There are indications that house prices will bounce back this year, but Dublin is likely to lag behind the rest of the country.
Over the last three months, asking prices for newly listed properties increased by 2% nationally and almost 1% in Dublin.
The latest house price survey from MyHome.ie in association with Davy stockbrokers predicts a rebound in the market as price momentum builds.
The report also points out that Dublin and commuter belt counties account for three quarters of transactions exceeding €220,000.
Dublin has made the first gain since the first half of last year, but affordability constraints will see it led by the rest of the country.
The report predicts that house inflation will be close to 5% this year.
The mix-adjusted (to discount the effects of varying property characteristics) asking price for new sales nationally is €220,000, an increase of €5,000 compared to the last quarter of 2015, while the corresponding figure for Dublin is €315,000, an increase of €2,600.
Davy chief economist and report author Conall MacCoille said a key factor supporting house prices this year would be a tighter housing market. He said the stock of properties listed for sale on the MyHome website over the last three months fell to a new low.
“Despite popular opinion, the immediate impact of the Central Bank lending rules was to make it easier to buy as sellers anticipated the slowdown in Dublin house prices and decided to bring their properties to the market in 2015,” said Mr MacCoille. “That won’t be repeated this year while housing supply in the capital is likely to pick up less sharply through the summer months.”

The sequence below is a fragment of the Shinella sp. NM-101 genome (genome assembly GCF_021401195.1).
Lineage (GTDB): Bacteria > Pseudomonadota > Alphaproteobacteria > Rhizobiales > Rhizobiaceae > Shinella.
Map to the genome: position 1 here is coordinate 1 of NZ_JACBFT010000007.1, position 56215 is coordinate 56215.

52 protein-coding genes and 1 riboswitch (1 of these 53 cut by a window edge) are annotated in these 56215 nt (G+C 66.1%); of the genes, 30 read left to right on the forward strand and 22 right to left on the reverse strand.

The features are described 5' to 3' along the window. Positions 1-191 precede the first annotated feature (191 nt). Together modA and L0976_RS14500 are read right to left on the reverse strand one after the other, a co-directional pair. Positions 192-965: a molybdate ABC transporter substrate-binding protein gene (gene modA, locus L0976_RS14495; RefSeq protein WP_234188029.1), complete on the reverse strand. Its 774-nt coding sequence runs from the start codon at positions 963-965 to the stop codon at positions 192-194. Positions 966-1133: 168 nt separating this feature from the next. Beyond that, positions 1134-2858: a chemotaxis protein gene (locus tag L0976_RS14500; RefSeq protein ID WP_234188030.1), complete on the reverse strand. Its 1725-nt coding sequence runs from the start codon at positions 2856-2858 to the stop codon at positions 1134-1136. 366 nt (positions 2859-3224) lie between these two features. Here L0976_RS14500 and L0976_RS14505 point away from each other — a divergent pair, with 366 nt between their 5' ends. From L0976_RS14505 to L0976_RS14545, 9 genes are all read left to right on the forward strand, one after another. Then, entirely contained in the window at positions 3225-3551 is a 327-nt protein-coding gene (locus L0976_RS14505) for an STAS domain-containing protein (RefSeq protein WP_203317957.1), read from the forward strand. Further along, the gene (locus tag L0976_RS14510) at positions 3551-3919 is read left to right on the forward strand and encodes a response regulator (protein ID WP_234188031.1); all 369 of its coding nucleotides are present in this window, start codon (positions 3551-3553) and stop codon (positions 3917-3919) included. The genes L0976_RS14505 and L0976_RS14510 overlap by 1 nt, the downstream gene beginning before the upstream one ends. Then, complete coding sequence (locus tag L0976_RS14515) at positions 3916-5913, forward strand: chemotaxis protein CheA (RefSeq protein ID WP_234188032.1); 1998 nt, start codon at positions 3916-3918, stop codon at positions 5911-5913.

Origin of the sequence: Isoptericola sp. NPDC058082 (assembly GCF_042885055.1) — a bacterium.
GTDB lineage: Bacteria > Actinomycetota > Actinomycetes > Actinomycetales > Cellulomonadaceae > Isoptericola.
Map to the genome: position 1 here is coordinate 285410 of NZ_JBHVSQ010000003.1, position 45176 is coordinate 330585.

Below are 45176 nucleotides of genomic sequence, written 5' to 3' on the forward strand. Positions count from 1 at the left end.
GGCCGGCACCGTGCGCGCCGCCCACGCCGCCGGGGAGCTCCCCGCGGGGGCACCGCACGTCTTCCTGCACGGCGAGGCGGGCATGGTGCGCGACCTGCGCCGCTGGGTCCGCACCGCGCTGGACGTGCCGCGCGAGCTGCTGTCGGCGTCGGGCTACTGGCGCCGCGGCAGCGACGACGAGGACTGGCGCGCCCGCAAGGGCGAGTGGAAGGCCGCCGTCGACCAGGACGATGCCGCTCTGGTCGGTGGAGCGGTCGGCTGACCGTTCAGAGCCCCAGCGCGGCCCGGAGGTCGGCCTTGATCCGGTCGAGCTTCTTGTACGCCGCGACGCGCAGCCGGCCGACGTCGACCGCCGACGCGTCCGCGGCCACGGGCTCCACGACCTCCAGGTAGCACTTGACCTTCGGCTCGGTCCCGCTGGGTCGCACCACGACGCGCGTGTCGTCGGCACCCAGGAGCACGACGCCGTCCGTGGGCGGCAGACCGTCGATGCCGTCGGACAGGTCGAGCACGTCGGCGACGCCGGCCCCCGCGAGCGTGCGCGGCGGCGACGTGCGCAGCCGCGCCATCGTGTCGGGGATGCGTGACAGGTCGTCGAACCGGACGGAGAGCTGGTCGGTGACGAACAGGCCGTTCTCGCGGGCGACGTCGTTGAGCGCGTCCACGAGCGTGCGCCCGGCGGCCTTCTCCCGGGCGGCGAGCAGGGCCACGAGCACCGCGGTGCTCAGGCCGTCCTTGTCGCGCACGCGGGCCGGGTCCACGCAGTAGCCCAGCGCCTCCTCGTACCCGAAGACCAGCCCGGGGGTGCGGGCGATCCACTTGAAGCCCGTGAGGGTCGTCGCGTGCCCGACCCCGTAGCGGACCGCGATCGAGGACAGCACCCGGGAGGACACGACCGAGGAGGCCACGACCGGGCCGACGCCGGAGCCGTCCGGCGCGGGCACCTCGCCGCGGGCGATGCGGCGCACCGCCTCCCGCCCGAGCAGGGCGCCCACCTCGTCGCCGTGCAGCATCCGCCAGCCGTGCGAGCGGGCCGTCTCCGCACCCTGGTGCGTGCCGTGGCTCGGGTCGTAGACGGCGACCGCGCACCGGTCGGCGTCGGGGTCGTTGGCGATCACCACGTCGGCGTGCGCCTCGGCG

Mr MacCoille said ambitious new goals set under the last government’s Construction 2020 strategy were unlikely to be attained with no stable coalition yet formed for the new Dáil.
“Overall, home building levels look set to remain depressed for some time and while this will support Irish house prices, it will hurt activity levels,” said Mr Mr MacCoille.
The analysis shows that Dublin and commuter belt counties last year accounted for 75% of transactions exceeding €220,000, the threshold below which lenders require a 10% deposit.
Of the 48,374 residential property sales recorded last year, just 35% (16,893) exceeded €220,000, with Dublin and commuter belt counties accounting for 75%.
Mr MacCoille said the Central Bank mortgage lending rules had prevented households from reacting to the lack of housing supply by taking on more highly leveraged loans and further bidding up house prices.
However, the analysis showed it was a mainly Dublin/commuter belt phenomenon where the lack of housing supply was most severe and affordability more stretched.
Wicklow was the only region where the asking price for the three-bed semi-detached house fell around 1.49% to €265,000. There was no change in prices for similar houses in Kerry, Cork, Kilkenny, and Wexford.
Longford had the lowest asking price at around €60,000, and Dublin the highest at €285,000.
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